Click here to tour the house
If Hallmark decides to get into the LEGO holiday card market, Aukbricks has created a warm and inviting scene that would be welcome in any mailbox. The hardwood floors, white molding, and candles on the wall offer us a nostalgic vision of an old world home. Meanwhile, the holiday decorations are color-coordinated in classy white and gold – right down to the gift boxes under the tree. According to the builder, this digital render utilizes existing LEGO elements and consists of nearly 4,500 pieces. Try packing all of that in a holiday card!
Many years ago, builder aukbricks lived in Japan. Although they haven’t returned yet, there’s a seed of yearning that has grown into an evocative virtual creation. The central focus is a suitcase that contains a visit to a garden filled with greenery and sakura blossoms. The inside lid is a mosaic of more blooms and buildings in the distance; the blockier texture giving the illusion of depth from a slightly out-of-focus background. There’s also a guide book and a luggage tag that features features a brick-built Kanji for longing, a character which also carries the meanings of “yearn for” and “adore”.
Stepping into the garden, you can imagine a walk along the cobblestone path leading to the bridge over the stream. It feels just as peaceful and relaxing as you could hope for.
Consisting of nearly 6,500 bricks, this digital build only uses parts in LEGO-released colors. Longing may be a dream, but it’s nice to know it could become reality, too.
Here’s a little something different courtesy of aukbricks. This piece of art was created using just twenty elements, ten each in yellow and black. Compared to most LEGO models, there’s not much physical cohesion to this build. In fact, it looks like there are only two pieces actually connected to each other. The image of the bird comes from careful part placement and alignment.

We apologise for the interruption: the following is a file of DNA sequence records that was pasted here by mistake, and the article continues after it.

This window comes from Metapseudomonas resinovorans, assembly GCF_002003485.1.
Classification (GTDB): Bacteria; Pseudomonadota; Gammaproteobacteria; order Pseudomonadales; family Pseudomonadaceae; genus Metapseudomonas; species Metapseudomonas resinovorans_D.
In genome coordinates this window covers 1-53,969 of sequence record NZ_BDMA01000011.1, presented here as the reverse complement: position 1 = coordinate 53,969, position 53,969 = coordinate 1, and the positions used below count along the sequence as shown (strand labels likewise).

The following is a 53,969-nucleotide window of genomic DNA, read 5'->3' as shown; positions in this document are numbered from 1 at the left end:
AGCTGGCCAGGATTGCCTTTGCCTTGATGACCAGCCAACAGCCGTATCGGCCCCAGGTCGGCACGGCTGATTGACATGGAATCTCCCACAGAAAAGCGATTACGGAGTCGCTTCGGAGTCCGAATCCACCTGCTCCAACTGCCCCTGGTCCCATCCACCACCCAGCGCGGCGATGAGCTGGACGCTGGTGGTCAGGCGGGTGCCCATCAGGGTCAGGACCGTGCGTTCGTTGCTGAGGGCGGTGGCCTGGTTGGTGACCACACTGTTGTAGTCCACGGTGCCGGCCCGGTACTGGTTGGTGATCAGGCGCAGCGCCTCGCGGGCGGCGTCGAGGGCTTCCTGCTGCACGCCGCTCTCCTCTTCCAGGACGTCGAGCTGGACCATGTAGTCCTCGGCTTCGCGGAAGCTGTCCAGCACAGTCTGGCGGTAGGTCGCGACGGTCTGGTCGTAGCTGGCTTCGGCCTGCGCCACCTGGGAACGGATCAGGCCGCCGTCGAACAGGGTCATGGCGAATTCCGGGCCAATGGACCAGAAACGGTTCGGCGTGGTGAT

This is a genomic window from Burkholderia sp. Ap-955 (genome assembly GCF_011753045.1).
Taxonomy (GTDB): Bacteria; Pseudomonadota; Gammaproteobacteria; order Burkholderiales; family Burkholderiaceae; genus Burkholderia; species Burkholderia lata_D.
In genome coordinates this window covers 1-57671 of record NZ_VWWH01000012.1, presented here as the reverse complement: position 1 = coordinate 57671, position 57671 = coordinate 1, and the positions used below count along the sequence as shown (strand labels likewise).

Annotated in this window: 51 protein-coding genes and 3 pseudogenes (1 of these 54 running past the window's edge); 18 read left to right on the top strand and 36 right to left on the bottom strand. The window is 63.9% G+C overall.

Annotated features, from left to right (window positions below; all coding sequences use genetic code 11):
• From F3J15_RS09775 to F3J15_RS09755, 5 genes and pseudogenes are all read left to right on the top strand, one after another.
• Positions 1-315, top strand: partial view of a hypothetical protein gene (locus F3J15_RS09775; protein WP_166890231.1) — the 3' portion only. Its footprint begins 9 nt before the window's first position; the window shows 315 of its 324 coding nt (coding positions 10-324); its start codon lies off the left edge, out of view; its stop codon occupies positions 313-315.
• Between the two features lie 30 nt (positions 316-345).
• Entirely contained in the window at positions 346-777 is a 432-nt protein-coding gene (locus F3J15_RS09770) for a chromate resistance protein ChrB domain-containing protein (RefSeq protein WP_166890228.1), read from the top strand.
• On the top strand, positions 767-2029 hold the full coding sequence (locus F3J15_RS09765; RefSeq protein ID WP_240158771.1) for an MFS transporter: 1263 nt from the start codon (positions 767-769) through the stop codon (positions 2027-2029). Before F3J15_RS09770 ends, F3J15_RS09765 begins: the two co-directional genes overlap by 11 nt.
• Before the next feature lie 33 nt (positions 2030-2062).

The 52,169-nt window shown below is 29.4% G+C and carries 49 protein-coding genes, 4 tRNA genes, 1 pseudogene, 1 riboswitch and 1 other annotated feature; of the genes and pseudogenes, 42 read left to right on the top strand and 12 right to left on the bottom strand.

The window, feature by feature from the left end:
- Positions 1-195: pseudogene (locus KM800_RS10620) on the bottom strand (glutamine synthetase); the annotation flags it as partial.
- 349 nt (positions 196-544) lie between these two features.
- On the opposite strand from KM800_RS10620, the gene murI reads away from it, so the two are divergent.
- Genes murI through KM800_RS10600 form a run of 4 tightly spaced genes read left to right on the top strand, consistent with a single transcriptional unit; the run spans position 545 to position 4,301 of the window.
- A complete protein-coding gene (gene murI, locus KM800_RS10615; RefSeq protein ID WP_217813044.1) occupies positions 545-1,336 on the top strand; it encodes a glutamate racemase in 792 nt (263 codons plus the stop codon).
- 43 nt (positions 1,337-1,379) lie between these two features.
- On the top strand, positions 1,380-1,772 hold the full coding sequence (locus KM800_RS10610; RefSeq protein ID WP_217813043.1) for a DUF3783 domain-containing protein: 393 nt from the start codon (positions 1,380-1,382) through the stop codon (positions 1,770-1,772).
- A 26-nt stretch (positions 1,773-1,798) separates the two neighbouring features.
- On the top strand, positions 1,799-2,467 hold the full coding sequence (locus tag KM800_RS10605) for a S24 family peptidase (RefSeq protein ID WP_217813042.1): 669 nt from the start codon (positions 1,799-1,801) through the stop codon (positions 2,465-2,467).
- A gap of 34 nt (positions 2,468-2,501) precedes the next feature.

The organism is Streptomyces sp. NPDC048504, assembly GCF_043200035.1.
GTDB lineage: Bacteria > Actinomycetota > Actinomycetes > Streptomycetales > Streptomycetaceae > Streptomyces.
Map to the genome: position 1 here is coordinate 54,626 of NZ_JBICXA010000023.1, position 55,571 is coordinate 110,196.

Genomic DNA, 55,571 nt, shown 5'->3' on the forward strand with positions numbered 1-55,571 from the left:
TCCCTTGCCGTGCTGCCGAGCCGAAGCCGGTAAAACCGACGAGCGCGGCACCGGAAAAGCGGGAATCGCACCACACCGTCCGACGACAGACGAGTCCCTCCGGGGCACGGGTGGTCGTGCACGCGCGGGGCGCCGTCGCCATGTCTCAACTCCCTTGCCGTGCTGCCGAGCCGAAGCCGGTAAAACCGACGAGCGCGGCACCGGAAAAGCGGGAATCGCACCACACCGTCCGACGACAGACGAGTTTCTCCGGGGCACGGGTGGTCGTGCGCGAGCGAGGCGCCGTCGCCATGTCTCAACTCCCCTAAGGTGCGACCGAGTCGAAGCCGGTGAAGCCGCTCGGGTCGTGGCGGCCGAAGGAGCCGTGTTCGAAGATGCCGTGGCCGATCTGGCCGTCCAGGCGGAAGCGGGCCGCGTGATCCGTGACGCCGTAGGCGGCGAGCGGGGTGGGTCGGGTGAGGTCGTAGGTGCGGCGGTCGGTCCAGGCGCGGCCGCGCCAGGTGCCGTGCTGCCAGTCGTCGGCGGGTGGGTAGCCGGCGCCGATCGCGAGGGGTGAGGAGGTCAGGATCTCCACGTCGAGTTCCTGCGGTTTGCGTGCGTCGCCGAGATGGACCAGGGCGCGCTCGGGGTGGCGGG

This is a digital render, but it could be replicated in the real world as it uses only existing part/color combinations. I particularly like the use of tentacles for the tail feathers. The bananas that do double duty as claws and as detail in the head are a close second.
Sometimes when a builder makes a LEGO model from one of the many computer programs out there, the use of parts in colors that don’t exist in actual bricks will give it away. Not so with this wonderfully detailed stone house by aukbricks which, according to the builder, uses only parts available in the real world. The texture of the stone wall is amazing, and I can’t decide whether the digital model would take more time to build than actual bricks.
I also love the use of grilled bricks for the shutters, and don’t miss the curtains, visible behind all of the windows. If you like the look of the wall technique, be sure to check out the builder’s Flickr feed, where you can find a simple tutorial. While the architectural details are quite nice, the trees also deserve a shout-out.
In some ways this rendered microscale build is simple, but my eye was drawn to its neat little features and techniques. Everything fits so nicely against each mountain segment in this model designed by Aukbricks. Simply put, it’s clean and elegant.
The overhead view doesn’t do it complete justice. I believe the best way to view this build is to watch it as it’s turned. The Technic axle pins make for great crops and the books are lovely rooftops. The trees made from foliage elements are also perfect. While the techniques aren’t entirely new and unique to this build, the cohesive combination is beautiful.
We recently covered another one of Aukbricks’ renders, a holey sports store!
Welcome to a sporting goods store that sells itself before you even walk in! The look is inspired by a real store in Japan, but in LEGO it can’t be more gorgeous. What’s even better is that this render, created by Aukbricks, is actually completely buildable, with all the parts existing in their appropriate colors.
But if the outside isn’t beautiful enough, the inside is incredible. The zoom-worthy photos will make you fall in love even more. Every detail is perfectly placed, and essentially covers every bit of minifigure sports equipment LEGO has ever made. Even the brick-built equipment is perfect, from the treadmill to the ping-pong table. And I’m a big fan of the frogs used to create a rock wall on the third floor.
If you love this you should also check out Aukbricks’ Friends kitchen and family house. And for something totally different, she even made a giant minifigure!